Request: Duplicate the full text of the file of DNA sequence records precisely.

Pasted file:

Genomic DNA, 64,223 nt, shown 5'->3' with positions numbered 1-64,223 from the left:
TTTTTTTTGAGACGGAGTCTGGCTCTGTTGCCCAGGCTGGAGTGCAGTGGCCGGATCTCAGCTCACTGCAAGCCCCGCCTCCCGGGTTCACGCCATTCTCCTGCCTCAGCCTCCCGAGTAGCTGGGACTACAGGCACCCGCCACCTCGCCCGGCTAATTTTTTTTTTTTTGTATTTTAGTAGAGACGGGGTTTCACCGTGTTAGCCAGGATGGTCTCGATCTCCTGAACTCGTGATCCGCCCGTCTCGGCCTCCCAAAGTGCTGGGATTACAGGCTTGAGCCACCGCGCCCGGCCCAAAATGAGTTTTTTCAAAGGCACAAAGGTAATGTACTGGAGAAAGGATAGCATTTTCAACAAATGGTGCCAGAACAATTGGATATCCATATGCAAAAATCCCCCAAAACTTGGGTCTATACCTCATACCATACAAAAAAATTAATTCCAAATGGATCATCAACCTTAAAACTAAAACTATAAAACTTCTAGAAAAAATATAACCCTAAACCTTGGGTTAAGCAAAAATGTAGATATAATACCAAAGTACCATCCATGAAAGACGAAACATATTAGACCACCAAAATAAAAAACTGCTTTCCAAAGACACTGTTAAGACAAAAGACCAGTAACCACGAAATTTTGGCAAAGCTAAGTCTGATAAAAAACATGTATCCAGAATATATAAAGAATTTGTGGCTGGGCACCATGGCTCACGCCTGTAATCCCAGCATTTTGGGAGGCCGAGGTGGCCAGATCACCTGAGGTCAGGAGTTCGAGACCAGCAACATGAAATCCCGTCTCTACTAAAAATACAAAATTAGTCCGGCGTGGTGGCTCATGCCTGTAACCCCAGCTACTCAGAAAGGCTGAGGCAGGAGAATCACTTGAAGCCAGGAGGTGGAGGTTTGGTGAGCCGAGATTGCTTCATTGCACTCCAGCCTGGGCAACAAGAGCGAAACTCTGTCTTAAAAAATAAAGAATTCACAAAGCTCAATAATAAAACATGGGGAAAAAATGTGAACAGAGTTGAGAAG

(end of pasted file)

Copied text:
Genomic DNA, 64,223 nt, shown 5'->3' with positions numbered 1-64,223 from the left:
TTTTTTTTGAGACGGAGTCTGGCTCTGTTGCCCAGGCTGGAGTGCAGTGGCCGGATCTCAGCTCACTGCAAGCCCCGCCTCCCGGGTTCACGCCATTCTCCTGCCTCAGCCTCCCGAGTAGCTGGGACTACAGGCACCCGCCACCTCGCCCGGCTAATTTTTTTTTTTTTGTATTTTAGTAGAGACGGGGTTTCACCGTGTTAGCCAGGATGGTCTCGATCTCCTGAACTCGTGATCCGCCCGTCTCGGCCTCCCAAAGTGCTGGGATTACAGGCTTGAGCCACCGCGCCCGGCCCAAAATGAGTTTTTTCAAAGGCACAAAGGTAATGTACTGGAGAAAGGATAGCATTTTCAACAAATGGTGCCAGAACAATTGGATATCCATATGCAAAAATCCCCCAAAACTTGGGTCTATACCTCATACCATACAAAAAAATTAATTCCAAATGGATCATCAACCTTAAAACTAAAACTATAAAACTTCTAGAAAAAATATAACCCTAAACCTTGGGTTAAGCAAAAATGTAGATATAATACCAAAGTACCATCCATGAAAGACGAAACATATTAGACCACCAAAATAAAAAACTGCTTTCCAAAGACACTGTTAAGACAAAAGACCAGTAACCACGAAATTTTGGCAAAGCTAAGTCTGATAAAAAACATGTATCCAGAATATATAAAGAATTTGTGGCTGGGCACCATGGCTCACGCCTGTAATCCCAGCATTTTGGGAGGCCGAGGTGGCCAGATCACCTGAGGTCAGGAGTTCGAGACCAGCAACATGAAATCCCGTCTCTACTAAAAATACAAAATTAGTCCGGCGTGGTGGCTCATGCCTGTAACCCCAGCTACTCAGAAAGGCTGAGGCAGGAGAATCACTTGAAGCCAGGAGGTGGAGGTTTGGTGAGCCGAGATTGCTTCATTGCACTCCAGCCTGGGCAACAAGAGCGAAACTCTGTCTTAAAAAATAAAGAATTCACAAAGCTCAATAATAAAACATGGGGAAAAAATGTGAACAGAGTTGAGAAG